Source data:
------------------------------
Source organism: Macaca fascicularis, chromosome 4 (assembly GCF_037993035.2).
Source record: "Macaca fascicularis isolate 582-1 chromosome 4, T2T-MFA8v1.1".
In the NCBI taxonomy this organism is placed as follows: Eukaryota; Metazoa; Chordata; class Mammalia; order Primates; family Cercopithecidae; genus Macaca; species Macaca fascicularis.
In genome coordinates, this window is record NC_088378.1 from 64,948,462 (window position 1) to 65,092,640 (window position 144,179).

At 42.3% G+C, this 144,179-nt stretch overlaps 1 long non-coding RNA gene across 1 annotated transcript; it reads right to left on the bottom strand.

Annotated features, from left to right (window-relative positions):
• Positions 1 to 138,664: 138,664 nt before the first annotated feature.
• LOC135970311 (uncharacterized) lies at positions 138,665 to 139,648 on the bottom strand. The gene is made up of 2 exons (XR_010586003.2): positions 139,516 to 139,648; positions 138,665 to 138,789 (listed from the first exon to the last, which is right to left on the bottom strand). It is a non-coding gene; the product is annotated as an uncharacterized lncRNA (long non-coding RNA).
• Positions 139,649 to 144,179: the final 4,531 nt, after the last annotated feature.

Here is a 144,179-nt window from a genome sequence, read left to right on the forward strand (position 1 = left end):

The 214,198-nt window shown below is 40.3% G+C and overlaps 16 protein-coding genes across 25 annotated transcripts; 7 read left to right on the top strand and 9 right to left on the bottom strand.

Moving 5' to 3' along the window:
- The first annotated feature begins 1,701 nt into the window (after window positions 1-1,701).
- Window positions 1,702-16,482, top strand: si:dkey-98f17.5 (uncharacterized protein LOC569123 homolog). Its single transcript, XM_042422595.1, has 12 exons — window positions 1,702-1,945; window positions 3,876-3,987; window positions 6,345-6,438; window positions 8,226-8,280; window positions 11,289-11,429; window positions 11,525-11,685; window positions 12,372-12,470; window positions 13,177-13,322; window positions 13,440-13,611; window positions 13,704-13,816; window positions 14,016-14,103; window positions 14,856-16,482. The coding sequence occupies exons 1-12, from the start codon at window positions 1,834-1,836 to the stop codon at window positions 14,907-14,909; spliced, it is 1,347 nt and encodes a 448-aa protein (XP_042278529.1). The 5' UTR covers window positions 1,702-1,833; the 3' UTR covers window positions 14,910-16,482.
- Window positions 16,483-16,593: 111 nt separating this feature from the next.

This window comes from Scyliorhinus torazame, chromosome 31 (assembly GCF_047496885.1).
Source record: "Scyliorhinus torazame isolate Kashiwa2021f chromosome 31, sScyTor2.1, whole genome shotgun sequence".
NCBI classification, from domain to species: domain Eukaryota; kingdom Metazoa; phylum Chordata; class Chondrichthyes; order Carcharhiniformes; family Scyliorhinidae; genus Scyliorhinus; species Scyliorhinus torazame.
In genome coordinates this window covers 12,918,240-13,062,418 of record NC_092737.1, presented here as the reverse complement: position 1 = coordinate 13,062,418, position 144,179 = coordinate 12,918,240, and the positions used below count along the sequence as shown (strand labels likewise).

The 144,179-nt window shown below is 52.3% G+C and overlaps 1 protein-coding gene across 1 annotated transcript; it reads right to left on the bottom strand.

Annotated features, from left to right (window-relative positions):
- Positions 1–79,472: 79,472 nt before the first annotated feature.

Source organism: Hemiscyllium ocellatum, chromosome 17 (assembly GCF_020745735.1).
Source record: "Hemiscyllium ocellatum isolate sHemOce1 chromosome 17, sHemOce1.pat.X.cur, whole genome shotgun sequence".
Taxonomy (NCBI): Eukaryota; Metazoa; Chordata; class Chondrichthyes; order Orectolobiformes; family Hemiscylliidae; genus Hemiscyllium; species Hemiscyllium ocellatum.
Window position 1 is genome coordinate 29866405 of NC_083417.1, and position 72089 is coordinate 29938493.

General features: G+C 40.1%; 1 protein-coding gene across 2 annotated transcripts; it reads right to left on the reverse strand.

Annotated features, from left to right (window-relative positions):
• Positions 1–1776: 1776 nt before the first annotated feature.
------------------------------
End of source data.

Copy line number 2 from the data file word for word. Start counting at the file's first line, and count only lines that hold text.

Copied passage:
Source record: "Macaca fascicularis isolate 582-1 chromosome 4, T2T-MFA8v1.1".